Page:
Tuesday, February 26, 2019

Quiet Moments and Mini Vacations

Although much is written recently about"down time" and treating weekend like "mini vacations," many people feel they work more and longer hours than people in the past did.

I'm not certain people actually do.

My father, for example, even before he owned his own business, had many nights where he came home for dinner, showered, and went right back out to a meeting.

On weekends, after perhaps a Saturday morning (or longer) at the office, especially after he did own the firm, he did yard work or other projects around the house. In fact, he had enough yard work to spend both Saturday and Sunday afternoon with it.

On many Sundays, he also served as a reader (St. Bernard's, Joliet).

If one goes back further than that, even the literature for children from the nineteenth and early twentieth century doesn't show adults with lots of down time.

In fact, my mother said my dad once told her (and she wasn't happy about it), that even when his mother was sitting, she was always doing something (i.e. darning socks, etc). Think of the days when the family sat in the parlor in the evenings, polishing boots or engaged in needlework while someone read.

So the fact many of us find work extending into evenings and weekends is nothing new.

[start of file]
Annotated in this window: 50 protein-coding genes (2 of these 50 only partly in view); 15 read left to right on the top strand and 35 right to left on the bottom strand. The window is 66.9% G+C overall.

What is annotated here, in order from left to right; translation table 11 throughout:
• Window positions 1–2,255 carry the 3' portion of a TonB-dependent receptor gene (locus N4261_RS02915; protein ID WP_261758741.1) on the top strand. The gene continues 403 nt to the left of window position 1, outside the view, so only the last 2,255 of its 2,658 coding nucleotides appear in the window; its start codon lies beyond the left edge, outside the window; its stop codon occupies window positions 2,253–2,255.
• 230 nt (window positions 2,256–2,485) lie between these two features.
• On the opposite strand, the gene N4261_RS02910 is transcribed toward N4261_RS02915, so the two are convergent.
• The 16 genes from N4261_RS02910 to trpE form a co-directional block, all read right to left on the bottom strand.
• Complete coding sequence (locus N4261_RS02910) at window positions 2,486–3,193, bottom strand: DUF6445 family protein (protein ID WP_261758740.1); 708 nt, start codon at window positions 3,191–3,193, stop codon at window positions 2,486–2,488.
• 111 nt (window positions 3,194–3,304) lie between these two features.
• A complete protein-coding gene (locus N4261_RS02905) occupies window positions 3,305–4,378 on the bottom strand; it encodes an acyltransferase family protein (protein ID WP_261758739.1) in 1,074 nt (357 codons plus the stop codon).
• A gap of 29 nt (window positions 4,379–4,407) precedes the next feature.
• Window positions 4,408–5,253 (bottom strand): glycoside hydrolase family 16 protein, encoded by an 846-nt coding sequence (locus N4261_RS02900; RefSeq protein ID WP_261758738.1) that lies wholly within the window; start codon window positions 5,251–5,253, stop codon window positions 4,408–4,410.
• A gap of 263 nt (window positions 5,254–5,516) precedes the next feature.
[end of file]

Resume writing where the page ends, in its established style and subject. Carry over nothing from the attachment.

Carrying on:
What's new, or fairly new-ish, is that we've forgotten to pause.

And notice.

And maybe even admire.

An example: In the late 1850s, the French painter Jean-François Millet created an oil painting of two weary peasants in a potato field, heads bowed in prayer.

In many Catholic countries, the ringing of the church bells reminded people to stop their activities and pray the Angelus. When I attended St. Bernard's as a young child, we actually took a break during the school day to pray this prayer, with one of the Sisters reciting the first part and the students saying the response.

The water cooler cliche may have been less about quenching thirst and catching up on gossip.

Our jobs may no longer fit neatly into the post-World War II model of forty hours a week with weekends off for fun and leisure.

But (hopefully) all of us have the power to stop and breathe.

Heck, even the medical literature says we should get up and move around every hour or so to cut the risk of diabetes and heart disease (for those of us at desk jobs).

It's not always possible, I know. And, for me, I also like the relaxing feeling of finally stopping after running mental (or writing) marathons.

We don't need to duck under a tree and sleep. Slow and steady may indeed run the race.

But we can still take time for a drink of water and to bask.

Illustration by Christopher Gleason for "Staked!" Follow him at www.artworkbytopher.com.

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